To me, she has been the most prominent woman in Formula One in recent years. Having not had a driver on the podium since the 2012 season, many people believe that the down turn in form of the Williams team is down to Claire Williams. Many people, I believe, fail to see how inspirational, hard working and determined she was when she was in charge.
The role of a team boss is traditionally a man’s job in our beloved sport, but Claire Williams stepped into the shoes of Deputy Team Principal in 2013 when her father, Frank Williams, decided to take a step back from the paddock but retained his Team Principal role. Being the face of the team in front of a global audience and dealing with the difficult questions from the ever critiquing media, she always came across as having a strong fighting spirit.
Claire grew up in a world heavily orientated around Formula One. He father was the owner of one of the most successful teams in the sports history, and she very quickly became involved in the family business. After graduating with a degree in politics, Claire became a press officer at Silverstone race circuit to gain some experience before joining the Williams team as their communications officer in 2002. In 2010, she became Head of Communications and the following year, was promoted to Director of Marketing and Communications. When Frank stepped down from the Williams board in 2012, Claire took his place as the family representative.
She sometimes had the feeling that she was the odd one out. She was a woman, working in roles that traditionally belonged to men. She felt she needed to prove not only to herself, but to the critics, that she was worthy of the roles presented to her. Speaking to Vogue in 2017, Claire was very aware that being a woman in that position in Formula One would be tough.
“If you are talking in pure number terms, the sport is male heavy, but at this stage that is still something of an inevitability. I think it has always been that way- it’s been something that the blokes have done from when the sport was conceived back in the 1900s- and it takes time to change,” she explained.
“We are going to have to go through generations of change before we see the impact of females taking role in the workplace and Formula One is no different. But I have personally seen a big shift- a seismic shift I think- in the numbers of women coming in and the attitudes surrounding women in the sport, particularly in engineering, in the design office, in aerodynamics and simulator technology- all areas that are currently seeing an influx. Currently, eight per cent of our engineering workforce is female, which doesn’t sound like much until you take into consideration that seven years ago it was zero.”
She was blamed for the downturn in performance in the team under her management, and there were accusations from within the male dominated industry that becoming a mother had attributed to the decline in form. An accusation that is completely sexist. The amount of online abuse she received nearly destroyed her.
“As soon as you are not successful, some people put it down to the fact that I am a woman,” she told the PA news agency. “They maybe give me a rougher time because I am a woman. I have actually had someone say to me that a lot of people in the Formula One paddock think that the team started doing badly when I fell pregnant and I had a baby. How dare they.”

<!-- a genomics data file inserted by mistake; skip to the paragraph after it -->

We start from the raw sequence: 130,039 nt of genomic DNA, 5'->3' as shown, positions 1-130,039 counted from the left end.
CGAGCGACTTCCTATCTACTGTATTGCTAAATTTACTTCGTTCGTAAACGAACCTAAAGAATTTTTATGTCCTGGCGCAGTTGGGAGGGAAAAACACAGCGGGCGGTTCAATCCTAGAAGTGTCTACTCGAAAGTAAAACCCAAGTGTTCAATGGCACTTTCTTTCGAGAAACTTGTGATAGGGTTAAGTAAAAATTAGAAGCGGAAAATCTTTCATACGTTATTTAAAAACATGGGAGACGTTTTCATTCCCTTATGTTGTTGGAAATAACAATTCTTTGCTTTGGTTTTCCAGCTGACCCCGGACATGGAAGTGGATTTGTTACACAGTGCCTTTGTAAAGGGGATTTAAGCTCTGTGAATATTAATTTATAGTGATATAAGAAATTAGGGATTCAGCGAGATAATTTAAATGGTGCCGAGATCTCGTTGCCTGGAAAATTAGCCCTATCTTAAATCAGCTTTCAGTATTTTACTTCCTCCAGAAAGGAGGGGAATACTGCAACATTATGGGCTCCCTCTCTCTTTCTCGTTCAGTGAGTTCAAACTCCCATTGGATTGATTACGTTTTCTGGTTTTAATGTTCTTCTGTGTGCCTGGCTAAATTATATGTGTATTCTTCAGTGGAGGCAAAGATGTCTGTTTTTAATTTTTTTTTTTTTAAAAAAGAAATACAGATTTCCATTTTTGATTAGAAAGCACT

“There are nine other team principals in F1 and I am sure the majority of them have children. Would you ever level that criticism at them? Am I not allowed a child because I am a woman running a Formula One team? It is a disgraceful attitude.”
Claire was the catalyst that gave Susie Wolff the chance to become the first woman to participate in a Formula One weekend since 1992. The pair are now committed to welcoming more women into the sport. Claire was able to increase the volume of women applying for apprenticeships within the Williams team by 25 per cent and encouraged the female employees to take on ambassadorial roles in schools and colleges. Claire also became a role model and ambassador for Susie Wolff’s Dare to be Different initiative, set up in 2015.
However, when the all female single seater championship, W Series, launched in 2019, Claire was initially worried about the principle of a single gender championship, and that it could be a regressive step for women in motorsport. She thought it may segregate male and female racing, an opinion shared by many females that work in the industry. It wasn’t until she was invited to watch the inaugural race at Hockenheim, that her mind was quickly changed.
“The fact that they managed to get a whole new championship, regardless if it’s for men or women, off the ground in a short space of time was pretty impressive. Organisationally it seemingly went very smoothly,” she explained.
“And then just to see a whole line of cars on the grid, knowing that they’re all piloted by women, was a historic moment. I think it was fantastic, and it gives a platform for women that they don’t have at the moment, and if anything accelerates the process of promoting women in motorsport. That can only be considered a good thing.”
Claire resigned her post in September last year after the family owned team was sold off to Dorilton Capital. They will continue to race under the Williams name, however the Williams family decided to step back from racing altogether. The news was met with complete sadness. Not only for the loss of the whole Williams family in Formula One, but for a woman who led the team for the last seven years. A woman who fought, a woman who held her own in the eye of a storm.
Will we see another woman spear heading a team any time soon?
Image Credit: getty images, formula1.com
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